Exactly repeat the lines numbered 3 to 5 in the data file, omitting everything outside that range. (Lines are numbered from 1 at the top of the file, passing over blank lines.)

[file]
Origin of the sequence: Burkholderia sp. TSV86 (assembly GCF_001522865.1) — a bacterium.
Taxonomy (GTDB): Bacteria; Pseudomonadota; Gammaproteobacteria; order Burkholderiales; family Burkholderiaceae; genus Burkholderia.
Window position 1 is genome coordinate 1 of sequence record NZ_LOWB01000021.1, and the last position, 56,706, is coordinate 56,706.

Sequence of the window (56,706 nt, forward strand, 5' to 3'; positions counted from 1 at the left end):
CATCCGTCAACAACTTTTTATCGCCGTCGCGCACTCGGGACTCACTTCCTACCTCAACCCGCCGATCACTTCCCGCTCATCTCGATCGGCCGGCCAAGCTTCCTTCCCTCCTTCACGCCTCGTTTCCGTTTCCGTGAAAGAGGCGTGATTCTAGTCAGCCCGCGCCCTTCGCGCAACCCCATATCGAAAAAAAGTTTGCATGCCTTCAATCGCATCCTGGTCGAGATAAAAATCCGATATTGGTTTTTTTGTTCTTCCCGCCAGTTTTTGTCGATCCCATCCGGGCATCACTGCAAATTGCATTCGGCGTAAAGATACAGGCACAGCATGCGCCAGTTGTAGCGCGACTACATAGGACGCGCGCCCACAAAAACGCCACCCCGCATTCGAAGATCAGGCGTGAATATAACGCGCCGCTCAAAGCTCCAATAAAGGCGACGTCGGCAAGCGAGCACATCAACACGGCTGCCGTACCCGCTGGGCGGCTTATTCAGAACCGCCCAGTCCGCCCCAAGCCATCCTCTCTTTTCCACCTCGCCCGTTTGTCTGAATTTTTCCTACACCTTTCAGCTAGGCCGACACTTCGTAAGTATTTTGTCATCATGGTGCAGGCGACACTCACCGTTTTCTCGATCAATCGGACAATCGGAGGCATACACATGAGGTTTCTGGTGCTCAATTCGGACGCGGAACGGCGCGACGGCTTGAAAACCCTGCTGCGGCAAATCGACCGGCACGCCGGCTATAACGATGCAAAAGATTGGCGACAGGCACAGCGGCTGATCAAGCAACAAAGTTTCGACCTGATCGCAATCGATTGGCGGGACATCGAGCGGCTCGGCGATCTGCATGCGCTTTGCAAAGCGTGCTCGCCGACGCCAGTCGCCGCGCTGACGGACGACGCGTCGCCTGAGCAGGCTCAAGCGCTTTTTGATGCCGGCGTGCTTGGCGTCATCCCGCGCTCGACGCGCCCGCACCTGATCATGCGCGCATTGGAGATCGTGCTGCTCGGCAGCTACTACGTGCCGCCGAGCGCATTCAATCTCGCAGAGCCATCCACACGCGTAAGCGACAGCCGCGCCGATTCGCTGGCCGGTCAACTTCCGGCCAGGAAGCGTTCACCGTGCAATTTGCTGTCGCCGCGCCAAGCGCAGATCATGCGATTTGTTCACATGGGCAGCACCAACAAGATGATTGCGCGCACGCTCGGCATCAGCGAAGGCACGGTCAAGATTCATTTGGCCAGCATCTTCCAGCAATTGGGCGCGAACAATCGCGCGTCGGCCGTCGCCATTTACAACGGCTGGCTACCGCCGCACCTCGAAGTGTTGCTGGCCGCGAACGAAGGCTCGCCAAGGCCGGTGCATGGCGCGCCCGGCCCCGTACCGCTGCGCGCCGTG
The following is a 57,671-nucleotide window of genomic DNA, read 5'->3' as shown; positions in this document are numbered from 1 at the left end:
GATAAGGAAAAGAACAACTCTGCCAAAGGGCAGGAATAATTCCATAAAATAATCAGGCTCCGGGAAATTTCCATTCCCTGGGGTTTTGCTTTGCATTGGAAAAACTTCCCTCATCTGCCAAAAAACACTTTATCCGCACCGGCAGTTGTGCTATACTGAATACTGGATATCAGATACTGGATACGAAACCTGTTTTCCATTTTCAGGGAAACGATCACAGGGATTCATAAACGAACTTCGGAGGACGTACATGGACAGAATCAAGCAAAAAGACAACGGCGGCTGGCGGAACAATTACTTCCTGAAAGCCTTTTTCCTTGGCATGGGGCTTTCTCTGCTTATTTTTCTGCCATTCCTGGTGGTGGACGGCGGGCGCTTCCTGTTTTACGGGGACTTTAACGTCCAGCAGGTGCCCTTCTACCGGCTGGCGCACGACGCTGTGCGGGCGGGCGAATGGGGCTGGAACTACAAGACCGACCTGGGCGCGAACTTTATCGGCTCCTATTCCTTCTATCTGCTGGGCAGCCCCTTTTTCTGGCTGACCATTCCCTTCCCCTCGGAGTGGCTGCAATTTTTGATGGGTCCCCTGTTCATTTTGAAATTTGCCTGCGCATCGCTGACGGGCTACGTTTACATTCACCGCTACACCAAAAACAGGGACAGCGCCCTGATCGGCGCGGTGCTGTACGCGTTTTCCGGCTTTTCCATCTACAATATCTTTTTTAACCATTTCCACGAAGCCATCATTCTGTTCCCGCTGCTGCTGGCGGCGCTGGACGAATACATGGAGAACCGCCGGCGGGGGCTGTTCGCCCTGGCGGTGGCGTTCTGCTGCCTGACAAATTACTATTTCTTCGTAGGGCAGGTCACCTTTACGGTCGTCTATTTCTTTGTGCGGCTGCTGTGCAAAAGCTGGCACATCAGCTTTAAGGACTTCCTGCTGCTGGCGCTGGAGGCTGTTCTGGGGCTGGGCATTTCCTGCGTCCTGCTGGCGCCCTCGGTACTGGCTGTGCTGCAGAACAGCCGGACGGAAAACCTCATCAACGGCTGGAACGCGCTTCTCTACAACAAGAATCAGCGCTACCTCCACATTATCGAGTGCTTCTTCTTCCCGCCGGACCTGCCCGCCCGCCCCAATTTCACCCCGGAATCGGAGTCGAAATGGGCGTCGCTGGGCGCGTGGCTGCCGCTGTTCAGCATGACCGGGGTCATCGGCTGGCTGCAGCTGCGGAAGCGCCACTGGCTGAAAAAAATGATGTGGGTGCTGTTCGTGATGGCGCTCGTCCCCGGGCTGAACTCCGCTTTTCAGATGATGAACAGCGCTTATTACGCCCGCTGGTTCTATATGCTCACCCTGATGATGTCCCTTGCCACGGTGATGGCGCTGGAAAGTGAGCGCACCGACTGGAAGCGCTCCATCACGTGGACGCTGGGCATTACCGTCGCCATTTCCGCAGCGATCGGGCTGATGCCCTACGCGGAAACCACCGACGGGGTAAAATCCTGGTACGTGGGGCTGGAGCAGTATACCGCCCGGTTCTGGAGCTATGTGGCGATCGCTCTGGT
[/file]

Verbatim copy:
Window position 1 is genome coordinate 1 of sequence record NZ_LOWB01000021.1, and the last position, 56,706, is coordinate 56,706.

Sequence of the window (56,706 nt, forward strand, 5' to 3'; positions counted from 1 at the left end):
CATCCGTCAACAACTTTTTATCGCCGTCGCGCACTCGGGACTCACTTCCTACCTCAACCCGCCGATCACTTCCCGCTCATCTCGATCGGCCGGCCAAGCTTCCTTCCCTCCTTCACGCCTCGTTTCCGTTTCCGTGAAAGAGGCGTGATTCTAGTCAGCCCGCGCCCTTCGCGCAACCCCATATCGAAAAAAAGTTTGCATGCCTTCAATCGCATCCTGGTCGAGATAAAAATCCGATATTGGTTTTTTTGTTCTTCCCGCCAGTTTTTGTCGATCCCATCCGGGCATCACTGCAAATTGCATTCGGCGTAAAGATACAGGCACAGCATGCGCCAGTTGTAGCGCGACTACATAGGACGCGCGCCCACAAAAACGCCACCCCGCATTCGAAGATCAGGCGTGAATATAACGCGCCGCTCAAAGCTCCAATAAAGGCGACGTCGGCAAGCGAGCACATCAACACGGCTGCCGTACCCGCTGGGCGGCTTATTCAGAACCGCCCAGTCCGCCCCAAGCCATCCTCTCTTTTCCACCTCGCCCGTTTGTCTGAATTTTTCCTACACCTTTCAGCTAGGCCGACACTTCGTAAGTATTTTGTCATCATGGTGCAGGCGACACTCACCGTTTTCTCGATCAATCGGACAATCGGAGGCATACACATGAGGTTTCTGGTGCTCAATTCGGACGCGGAACGGCGCGACGGCTTGAAAACCCTGCTGCGGCAAATCGACCGGCACGCCGGCTATAACGATGCAAAAGATTGGCGACAGGCACAGCGGCTGATCAAGCAACAAAGTTTCGACCTGATCGCAATCGATTGGCGGGACATCGAGCGGCTCGGCGATCTGCATGCGCTTTGCAAAGCGTGCTCGCCGACGCCAGTCGCCGCGCTGACGGACGACGCGTCGCCTGAGCAGGCTCAAGCGCTTTTTGATGCCGGCGTGCTTGGCGTCATCCCGCGCTCGACGCGCCCGCACCTGATCATGCGCGCATTGGAGATCGTGCTGCTCGGCAGCTACTACGTGCCGCCGAGCGCATTCAATCTCGCAGAGCCATCCACACGCGTAAGCGACAGCCGCGCCGATTCGCTGGCCGGTCAACTTCCGGCCAGGAAGCGTTCACCGTGCAATTTGCTGTCGCCGCGCCAAGCGCAGATCATGCGATTTGTTCACATGGGCAGCACCAACAAGATGATTGCGCGCACGCTCGGCATCAGCGAAGGCACGGTCAAGATTCATTTGGCCAGCATCTTCCAGCAATTGGGCGCGAACAATCGCGCGTCGGCCGTCGCCATTTACAACGGCTGGCTACCGCCGCACCTCGAAGTGTTGCTGGCCGCGAACGAAGGCTCGCCAAGGCCGGTGCATGGCGCGCCCGGCCCCGTACCGCTGCGCGCCGTG